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Thursday, January 27, 2022

Remembering EO Wilson himself from Alabama, a biology giant

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Edward O. Wilson, co-author of "The ants," who won the Pulitzer Prize for non-fiction in general, poses for a portrait on June 10, 1991. Wilson, the pioneering biologist who advocated a new vision of human nature in

The last week of 2021 had a sad end for the scientific fields of ecology, animal behavior, in fact, for all of biology. Edward O. Wilson died December 26th.

Wilson’s prestige among modern biologists is second to none, and tracking the career milestones of this luminaire is easy and difficult, easy because there are so many remarkable achievements to choose from; difficult because deciding which ones to choose is a humble task.

How do you properly classify the world’s best ant expert who has also achieved the highest levels of excellence as an evolutionary biologist, sociobiologist, biogeographer, and philosopher of scientific ethics? I will limit myself to fire ants, islands, and biodiversity as appropriate topics for an environmental column.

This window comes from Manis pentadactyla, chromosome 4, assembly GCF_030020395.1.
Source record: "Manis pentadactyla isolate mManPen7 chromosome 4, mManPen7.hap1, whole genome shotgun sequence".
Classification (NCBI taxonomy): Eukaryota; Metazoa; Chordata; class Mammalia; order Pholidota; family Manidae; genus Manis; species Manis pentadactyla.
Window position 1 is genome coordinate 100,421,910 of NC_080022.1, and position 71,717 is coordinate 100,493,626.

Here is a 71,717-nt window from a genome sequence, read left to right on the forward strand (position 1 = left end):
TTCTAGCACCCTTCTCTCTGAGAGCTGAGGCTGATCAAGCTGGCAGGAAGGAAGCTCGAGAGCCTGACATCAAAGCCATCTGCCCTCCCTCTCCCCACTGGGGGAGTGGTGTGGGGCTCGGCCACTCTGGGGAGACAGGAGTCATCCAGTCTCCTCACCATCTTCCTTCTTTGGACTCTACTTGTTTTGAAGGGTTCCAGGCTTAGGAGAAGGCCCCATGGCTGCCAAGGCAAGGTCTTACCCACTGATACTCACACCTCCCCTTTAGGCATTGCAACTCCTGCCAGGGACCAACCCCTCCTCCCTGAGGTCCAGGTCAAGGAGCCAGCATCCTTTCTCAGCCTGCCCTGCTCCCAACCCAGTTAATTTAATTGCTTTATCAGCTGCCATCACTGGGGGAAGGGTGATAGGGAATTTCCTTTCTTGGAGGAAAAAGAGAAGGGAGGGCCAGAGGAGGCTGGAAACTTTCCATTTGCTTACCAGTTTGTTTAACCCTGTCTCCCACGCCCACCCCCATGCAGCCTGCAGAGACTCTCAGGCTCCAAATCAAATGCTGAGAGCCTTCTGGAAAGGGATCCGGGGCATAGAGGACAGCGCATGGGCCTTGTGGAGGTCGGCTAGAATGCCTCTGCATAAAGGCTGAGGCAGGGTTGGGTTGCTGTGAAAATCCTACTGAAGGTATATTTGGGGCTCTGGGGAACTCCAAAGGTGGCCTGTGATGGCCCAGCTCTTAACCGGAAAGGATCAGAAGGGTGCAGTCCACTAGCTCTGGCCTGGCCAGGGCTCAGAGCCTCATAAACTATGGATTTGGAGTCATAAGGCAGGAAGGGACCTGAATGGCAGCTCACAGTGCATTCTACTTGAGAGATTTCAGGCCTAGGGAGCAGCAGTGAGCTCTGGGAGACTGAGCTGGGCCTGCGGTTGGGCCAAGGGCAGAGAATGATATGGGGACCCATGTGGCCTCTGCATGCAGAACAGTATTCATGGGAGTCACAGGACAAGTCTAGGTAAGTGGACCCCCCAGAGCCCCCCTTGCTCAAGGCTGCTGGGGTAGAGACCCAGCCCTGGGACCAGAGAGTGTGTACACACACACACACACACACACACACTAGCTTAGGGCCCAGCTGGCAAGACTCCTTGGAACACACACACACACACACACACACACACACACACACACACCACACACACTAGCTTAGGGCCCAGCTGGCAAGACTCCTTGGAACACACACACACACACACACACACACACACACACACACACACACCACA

Unknown to me at the time, I first crossed the trail of EO Wilson in the 1950’s when, as a high school student in Tuscaloosa, I met Professor Ralph Chermock. Wilson was already on his way to becoming Chermock’s most famous student at the University of Alabama, where he completed his bachelor’s and master’s degrees.


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